Curtains, bedlinen, pillow sheets, clothing, these are some examples of textile products that are produced to use and then thrown away. Makes sense, factories work in a linear system – a colbert is often not designed to recycle. After use it ends up on a pile of textiles. A pile that will be burned so it at least generates energy. I – and with me more textile companies – am convinced we can do better. We are able to reuse materials. And we can make the linear system into a circular one. With these five possibilities we close the textile loop.
The circular closet: A game changer for fashion in the future. What is it? How is it different from a normal garment collection? And which struggles did you have to overcome? I interviewed Jon Curutchet, Head of Supply Chain & Sustainability at SKFK (Skunkfunk) about their recently launched rental service.
I am writing blog articles since January 2012. Cradle-to-cradle was the main subject, focussed on which materials and techniques make textile products suitable for biodegradation or recycling. Ones in a while it is good to take a broader view and see the shifts that are needed to make a circular economy possible, that is what I will do in this article.
Why a circular economy? Take a look at this (Dutch) video:
What does “paying extra” mean? And how can you explain to your customer that he is not paying “extra”?
Products have a combined price with different currencies: money, nature, labour and trade. When you buy a product normally you pay with money, for example € 100,-. It is a shame to notice that too often someone who made your product had to pay with unfair labour circumstances and nature paid with being destroyed. There are also other ways to pay, without money, you trade a product or service for example a painter who paints the house of a gardener who does the garden of the painter.
Do you communicate your sustainability* goals to your customer? Which information do you tell them? And how?
In this article I am going to give you my view on how to communicate about sustainability to your customer.
Last month you read my article about recycled fibres and how you can design with them. This article is about the way users perceive items made from recycled materials and which factors qualify the acceptance of a product. The information in this blog article is derived from a research done by Saxion and fits very well with my view on users’ needs.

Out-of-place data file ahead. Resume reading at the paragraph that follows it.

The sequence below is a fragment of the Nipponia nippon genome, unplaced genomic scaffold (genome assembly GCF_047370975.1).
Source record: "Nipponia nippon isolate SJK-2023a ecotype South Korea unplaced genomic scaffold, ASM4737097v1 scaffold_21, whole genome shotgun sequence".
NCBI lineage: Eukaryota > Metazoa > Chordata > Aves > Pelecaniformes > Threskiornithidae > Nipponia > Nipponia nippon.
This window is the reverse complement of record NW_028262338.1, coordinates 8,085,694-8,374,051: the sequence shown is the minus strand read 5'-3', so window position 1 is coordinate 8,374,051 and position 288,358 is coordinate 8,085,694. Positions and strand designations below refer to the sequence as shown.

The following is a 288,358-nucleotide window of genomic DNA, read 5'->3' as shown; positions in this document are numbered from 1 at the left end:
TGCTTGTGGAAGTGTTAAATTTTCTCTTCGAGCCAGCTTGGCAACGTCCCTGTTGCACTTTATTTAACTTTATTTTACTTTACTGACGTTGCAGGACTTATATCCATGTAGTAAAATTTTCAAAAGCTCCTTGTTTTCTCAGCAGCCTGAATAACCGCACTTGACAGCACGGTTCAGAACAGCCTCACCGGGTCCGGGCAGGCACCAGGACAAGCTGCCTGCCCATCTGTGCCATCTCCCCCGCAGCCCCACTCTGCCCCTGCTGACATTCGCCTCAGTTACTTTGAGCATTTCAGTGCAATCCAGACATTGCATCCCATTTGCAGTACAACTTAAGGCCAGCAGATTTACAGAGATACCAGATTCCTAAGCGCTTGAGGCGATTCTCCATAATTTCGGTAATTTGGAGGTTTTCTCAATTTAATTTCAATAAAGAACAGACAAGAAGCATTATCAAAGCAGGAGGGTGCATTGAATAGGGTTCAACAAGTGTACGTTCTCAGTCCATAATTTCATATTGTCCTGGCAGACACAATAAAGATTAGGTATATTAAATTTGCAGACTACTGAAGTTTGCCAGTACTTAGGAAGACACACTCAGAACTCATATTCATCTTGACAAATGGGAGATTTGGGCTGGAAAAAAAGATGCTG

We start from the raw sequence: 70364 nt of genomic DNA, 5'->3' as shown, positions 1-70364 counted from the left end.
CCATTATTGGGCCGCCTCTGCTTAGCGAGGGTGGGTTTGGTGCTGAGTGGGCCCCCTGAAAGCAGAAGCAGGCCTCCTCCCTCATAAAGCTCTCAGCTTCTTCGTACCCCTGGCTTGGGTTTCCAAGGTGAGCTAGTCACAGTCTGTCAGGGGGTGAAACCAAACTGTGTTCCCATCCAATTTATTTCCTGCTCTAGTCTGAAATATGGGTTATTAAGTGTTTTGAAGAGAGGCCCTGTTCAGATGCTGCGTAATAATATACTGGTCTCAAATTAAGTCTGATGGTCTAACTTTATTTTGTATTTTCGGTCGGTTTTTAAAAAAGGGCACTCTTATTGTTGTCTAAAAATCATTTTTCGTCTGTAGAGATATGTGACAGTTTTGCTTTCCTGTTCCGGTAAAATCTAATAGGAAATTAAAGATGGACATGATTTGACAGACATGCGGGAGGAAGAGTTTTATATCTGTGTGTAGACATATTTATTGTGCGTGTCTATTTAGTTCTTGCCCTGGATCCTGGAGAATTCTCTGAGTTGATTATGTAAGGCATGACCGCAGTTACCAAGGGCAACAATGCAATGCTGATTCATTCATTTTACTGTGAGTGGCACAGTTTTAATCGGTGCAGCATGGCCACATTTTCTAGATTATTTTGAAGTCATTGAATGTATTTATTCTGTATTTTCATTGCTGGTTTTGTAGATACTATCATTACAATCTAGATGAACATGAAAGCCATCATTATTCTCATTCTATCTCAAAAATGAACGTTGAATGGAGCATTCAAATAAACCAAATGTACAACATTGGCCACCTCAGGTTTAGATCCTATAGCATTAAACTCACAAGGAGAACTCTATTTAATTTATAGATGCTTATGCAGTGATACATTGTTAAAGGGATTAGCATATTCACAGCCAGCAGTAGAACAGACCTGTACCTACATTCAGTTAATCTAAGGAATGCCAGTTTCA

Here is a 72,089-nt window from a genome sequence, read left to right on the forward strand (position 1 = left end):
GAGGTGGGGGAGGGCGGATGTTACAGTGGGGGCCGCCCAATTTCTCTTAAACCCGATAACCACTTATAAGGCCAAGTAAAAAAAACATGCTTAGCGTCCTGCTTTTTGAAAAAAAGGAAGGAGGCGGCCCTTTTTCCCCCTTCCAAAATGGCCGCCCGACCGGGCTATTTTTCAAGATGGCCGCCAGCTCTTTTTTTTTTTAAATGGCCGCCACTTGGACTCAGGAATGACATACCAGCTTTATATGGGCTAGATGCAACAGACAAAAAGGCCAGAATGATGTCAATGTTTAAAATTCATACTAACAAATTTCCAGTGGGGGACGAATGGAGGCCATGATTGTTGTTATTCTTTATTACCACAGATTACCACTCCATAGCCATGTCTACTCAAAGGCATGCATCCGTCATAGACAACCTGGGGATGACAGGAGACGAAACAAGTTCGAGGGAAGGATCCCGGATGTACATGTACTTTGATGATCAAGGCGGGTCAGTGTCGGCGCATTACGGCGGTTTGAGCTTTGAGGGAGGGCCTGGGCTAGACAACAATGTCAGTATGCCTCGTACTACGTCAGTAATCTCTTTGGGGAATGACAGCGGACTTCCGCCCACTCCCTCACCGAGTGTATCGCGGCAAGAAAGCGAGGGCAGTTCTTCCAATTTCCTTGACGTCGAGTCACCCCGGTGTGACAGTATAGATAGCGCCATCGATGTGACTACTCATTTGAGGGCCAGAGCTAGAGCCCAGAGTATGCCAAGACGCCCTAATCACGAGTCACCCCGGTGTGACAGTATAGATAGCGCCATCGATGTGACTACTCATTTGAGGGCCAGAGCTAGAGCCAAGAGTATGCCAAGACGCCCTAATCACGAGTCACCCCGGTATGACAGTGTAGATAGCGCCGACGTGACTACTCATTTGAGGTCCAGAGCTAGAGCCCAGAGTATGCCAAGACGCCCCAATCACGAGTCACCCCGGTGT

Multiple factors define the perception of the user of which the following four are dominant:
CEO’s of consumer goods companies (fashion and apparel in particular) are waiting for customer demand before they start to produce better, more sustainable products. The report of Texsture shows there IS an increasingly consumer demand for responsible products in EU countries.
Texsture launched a new report about purchasing decisions of consumers. This is a report that combines multiple reports on consumer purchasing decisions to show the need for sustainable products. One of the quoted reports is the one of Marthe Hårvik Austgulen, which I discussed with you earlier.
The majority of consumers make purchasing decisions on an individual basis. Important however, given choice, sufficient information and a comparable price/quality ratio among products, Texsture found that a majority of consumers are willing to choose the most ethical product among those available to them, despite begin valued at a slightly higher price.
It is without doubt that brands and retailers are required to play their part in order to give consumers easier access to the products they truly wish to purchase.
Interesting highlights from the report:
I recently read the report ‘Consumer perspectives on eco-labeling of textiles’ written by Marthe Hårvik Austgulen. Aim of the study is to answer the question if European consumers are of the view that they have a responsibility for solving the environmental challenges in the textile industry, and if they have the necessary knowledge to take that responsibility.[p15] This report also shows if eco-labeling on textiles helps consumers in making their choice. I will tell you my findings.
We need to accept the fact that ageing is a process that belongs to the world. Products that evolve together with people get older too. They change, get some scars and a user can be emotionally attached to it, because they went through a lot of things together.
To accept the process of ageing you also need to address the issue of perfection. We live in a world where everything needs to be perfect. If it isn’t perfect you throw it away…but why not repair it? Use it again? Don’t design for perfection, because perfection is vulnerable. One scratch makes it imperfect.
When planning a products lifespan, consider the lifespan of the materials from which the product is made. Make recyclable products in such a way the quality of the material does not degrade when being recycled. And make disposable things that will last only as long as we need them. Food packaging for example now lasts much longer than the item that is packed.
Labelling a product as good or bad is only done by people. In nature there is no good or bad, there is an action and from that action comes a reaction. To start an action you have to make a choice. But how do we make our choices? Therefore we need to go back to how our emotions work.
Emotions are ‘designed’ to chemically save something in our long-term memory. They are self-encoded chemical substances. In our brains we have the Hypothalamus, this part makes chemical connections which correspond to certain emotions. These substances are called peptides, small sequences of amino acids. Our brain uses twenty different amino acids of which the body is constructed. These different series of peptides form emotions. As soon as something happens our brain gets an impulse and immediately starts making peptides. These peptides then rush through our veins in a split second and find their way in your body.